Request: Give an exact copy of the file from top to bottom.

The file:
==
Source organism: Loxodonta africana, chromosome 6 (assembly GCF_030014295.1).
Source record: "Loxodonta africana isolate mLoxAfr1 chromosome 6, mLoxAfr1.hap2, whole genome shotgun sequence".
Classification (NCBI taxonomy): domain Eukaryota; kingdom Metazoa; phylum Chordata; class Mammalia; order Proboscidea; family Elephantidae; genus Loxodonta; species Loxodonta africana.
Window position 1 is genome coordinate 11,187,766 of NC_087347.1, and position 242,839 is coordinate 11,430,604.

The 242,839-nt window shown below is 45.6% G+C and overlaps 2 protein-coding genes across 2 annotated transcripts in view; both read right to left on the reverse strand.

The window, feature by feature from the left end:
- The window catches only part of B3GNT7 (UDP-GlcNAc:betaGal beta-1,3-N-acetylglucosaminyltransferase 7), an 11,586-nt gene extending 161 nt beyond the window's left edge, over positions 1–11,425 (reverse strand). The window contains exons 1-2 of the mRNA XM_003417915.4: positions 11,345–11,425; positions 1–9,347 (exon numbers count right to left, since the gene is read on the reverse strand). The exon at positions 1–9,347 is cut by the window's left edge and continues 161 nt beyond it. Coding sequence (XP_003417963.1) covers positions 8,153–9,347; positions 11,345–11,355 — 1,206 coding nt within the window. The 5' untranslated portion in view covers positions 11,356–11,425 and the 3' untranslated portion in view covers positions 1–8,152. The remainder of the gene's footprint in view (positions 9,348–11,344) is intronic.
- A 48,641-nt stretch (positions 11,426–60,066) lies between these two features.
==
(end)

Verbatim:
Source organism: Loxodonta africana, chromosome 6 (assembly GCF_030014295.1).
Source record: "Loxodonta africana isolate mLoxAfr1 chromosome 6, mLoxAfr1.hap2, whole genome shotgun sequence".
Classification (NCBI taxonomy): domain Eukaryota; kingdom Metazoa; phylum Chordata; class Mammalia; order Proboscidea; family Elephantidae; genus Loxodonta; species Loxodonta africana.
Window position 1 is genome coordinate 11,187,766 of NC_087347.1, and position 242,839 is coordinate 11,430,604.

The 242,839-nt window shown below is 45.6% G+C and overlaps 2 protein-coding genes across 2 annotated transcripts in view; both read right to left on the reverse strand.

The window, feature by feature from the left end:
- The window catches only part of B3GNT7 (UDP-GlcNAc:betaGal beta-1,3-N-acetylglucosaminyltransferase 7), an 11,586-nt gene extending 161 nt beyond the window's left edge, over positions 1–11,425 (reverse strand). The window contains exons 1-2 of the mRNA XM_003417915.4: positions 11,345–11,425; positions 1–9,347 (exon numbers count right to left, since the gene is read on the reverse strand). The exon at positions 1–9,347 is cut by the window's left edge and continues 161 nt beyond it. Coding sequence (XP_003417963.1) covers positions 8,153–9,347; positions 11,345–11,355 — 1,206 coding nt within the window. The 5' untranslated portion in view covers positions 11,356–11,425 and the 3' untranslated portion in view covers positions 1–8,152. The remainder of the gene's footprint in view (positions 9,348–11,344) is intronic.
- A 48,641-nt stretch (positions 11,426–60,066) lies between these two features.